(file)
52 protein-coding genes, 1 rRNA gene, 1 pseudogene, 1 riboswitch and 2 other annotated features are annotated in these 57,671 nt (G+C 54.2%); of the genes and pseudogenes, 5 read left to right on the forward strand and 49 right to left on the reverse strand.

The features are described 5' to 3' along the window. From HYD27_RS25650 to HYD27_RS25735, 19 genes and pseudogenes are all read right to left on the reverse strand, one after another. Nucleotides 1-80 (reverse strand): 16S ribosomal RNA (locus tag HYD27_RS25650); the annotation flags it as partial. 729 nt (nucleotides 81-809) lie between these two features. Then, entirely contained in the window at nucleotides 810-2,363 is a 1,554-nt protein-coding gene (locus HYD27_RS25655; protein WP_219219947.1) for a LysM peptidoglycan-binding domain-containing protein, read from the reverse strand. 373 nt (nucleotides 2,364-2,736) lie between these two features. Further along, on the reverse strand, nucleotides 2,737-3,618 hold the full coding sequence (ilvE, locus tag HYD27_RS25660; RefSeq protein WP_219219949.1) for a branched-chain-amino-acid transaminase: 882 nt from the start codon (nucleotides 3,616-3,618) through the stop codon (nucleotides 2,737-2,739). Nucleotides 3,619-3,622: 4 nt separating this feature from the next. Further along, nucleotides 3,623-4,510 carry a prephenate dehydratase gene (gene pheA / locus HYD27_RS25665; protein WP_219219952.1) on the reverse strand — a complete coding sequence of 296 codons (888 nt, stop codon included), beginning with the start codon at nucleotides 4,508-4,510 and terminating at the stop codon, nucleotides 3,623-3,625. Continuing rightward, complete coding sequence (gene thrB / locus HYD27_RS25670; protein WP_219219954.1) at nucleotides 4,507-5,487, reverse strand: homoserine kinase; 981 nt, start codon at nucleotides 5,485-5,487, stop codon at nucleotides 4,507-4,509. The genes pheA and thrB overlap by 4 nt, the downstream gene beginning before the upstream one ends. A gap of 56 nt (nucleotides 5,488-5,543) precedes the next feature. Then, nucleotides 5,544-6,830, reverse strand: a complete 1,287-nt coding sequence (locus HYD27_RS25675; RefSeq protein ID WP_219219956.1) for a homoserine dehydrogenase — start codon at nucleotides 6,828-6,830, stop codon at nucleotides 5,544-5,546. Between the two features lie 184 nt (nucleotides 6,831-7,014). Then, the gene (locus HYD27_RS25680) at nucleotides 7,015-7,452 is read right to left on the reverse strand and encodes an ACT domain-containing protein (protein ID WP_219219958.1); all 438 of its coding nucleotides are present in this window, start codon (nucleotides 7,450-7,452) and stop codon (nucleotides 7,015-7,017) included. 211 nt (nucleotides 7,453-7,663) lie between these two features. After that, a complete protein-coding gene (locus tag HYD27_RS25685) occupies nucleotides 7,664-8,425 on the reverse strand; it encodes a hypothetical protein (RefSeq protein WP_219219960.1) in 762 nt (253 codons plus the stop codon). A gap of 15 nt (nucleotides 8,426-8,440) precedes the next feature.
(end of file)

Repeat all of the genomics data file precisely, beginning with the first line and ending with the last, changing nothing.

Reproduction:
52 protein-coding genes, 1 rRNA gene, 1 pseudogene, 1 riboswitch and 2 other annotated features are annotated in these 57,671 nt (G+C 54.2%); of the genes and pseudogenes, 5 read left to right on the forward strand and 49 right to left on the reverse strand.

The features are described 5' to 3' along the window. From HYD27_RS25650 to HYD27_RS25735, 19 genes and pseudogenes are all read right to left on the reverse strand, one after another. Nucleotides 1-80 (reverse strand): 16S ribosomal RNA (locus tag HYD27_RS25650); the annotation flags it as partial. 729 nt (nucleotides 81-809) lie between these two features. Then, entirely contained in the window at nucleotides 810-2,363 is a 1,554-nt protein-coding gene (locus HYD27_RS25655; protein WP_219219947.1) for a LysM peptidoglycan-binding domain-containing protein, read from the reverse strand. 373 nt (nucleotides 2,364-2,736) lie between these two features. Further along, on the reverse strand, nucleotides 2,737-3,618 hold the full coding sequence (ilvE, locus tag HYD27_RS25660; RefSeq protein WP_219219949.1) for a branched-chain-amino-acid transaminase: 882 nt from the start codon (nucleotides 3,616-3,618) through the stop codon (nucleotides 2,737-2,739). Nucleotides 3,619-3,622: 4 nt separating this feature from the next. Further along, nucleotides 3,623-4,510 carry a prephenate dehydratase gene (gene pheA / locus HYD27_RS25665; protein WP_219219952.1) on the reverse strand — a complete coding sequence of 296 codons (888 nt, stop codon included), beginning with the start codon at nucleotides 4,508-4,510 and terminating at the stop codon, nucleotides 3,623-3,625. Continuing rightward, complete coding sequence (gene thrB / locus HYD27_RS25670; protein WP_219219954.1) at nucleotides 4,507-5,487, reverse strand: homoserine kinase; 981 nt, start codon at nucleotides 5,485-5,487, stop codon at nucleotides 4,507-4,509. The genes pheA and thrB overlap by 4 nt, the downstream gene beginning before the upstream one ends. A gap of 56 nt (nucleotides 5,488-5,543) precedes the next feature. Then, nucleotides 5,544-6,830, reverse strand: a complete 1,287-nt coding sequence (locus HYD27_RS25675; RefSeq protein ID WP_219219956.1) for a homoserine dehydrogenase — start codon at nucleotides 6,828-6,830, stop codon at nucleotides 5,544-5,546. Between the two features lie 184 nt (nucleotides 6,831-7,014). Then, the gene (locus HYD27_RS25680) at nucleotides 7,015-7,452 is read right to left on the reverse strand and encodes an ACT domain-containing protein (protein ID WP_219219958.1); all 438 of its coding nucleotides are present in this window, start codon (nucleotides 7,450-7,452) and stop codon (nucleotides 7,015-7,017) included. 211 nt (nucleotides 7,453-7,663) lie between these two features. After that, a complete protein-coding gene (locus tag HYD27_RS25685) occupies nucleotides 7,664-8,425 on the reverse strand; it encodes a hypothetical protein (RefSeq protein WP_219219960.1) in 762 nt (253 codons plus the stop codon). A gap of 15 nt (nucleotides 8,426-8,440) precedes the next feature.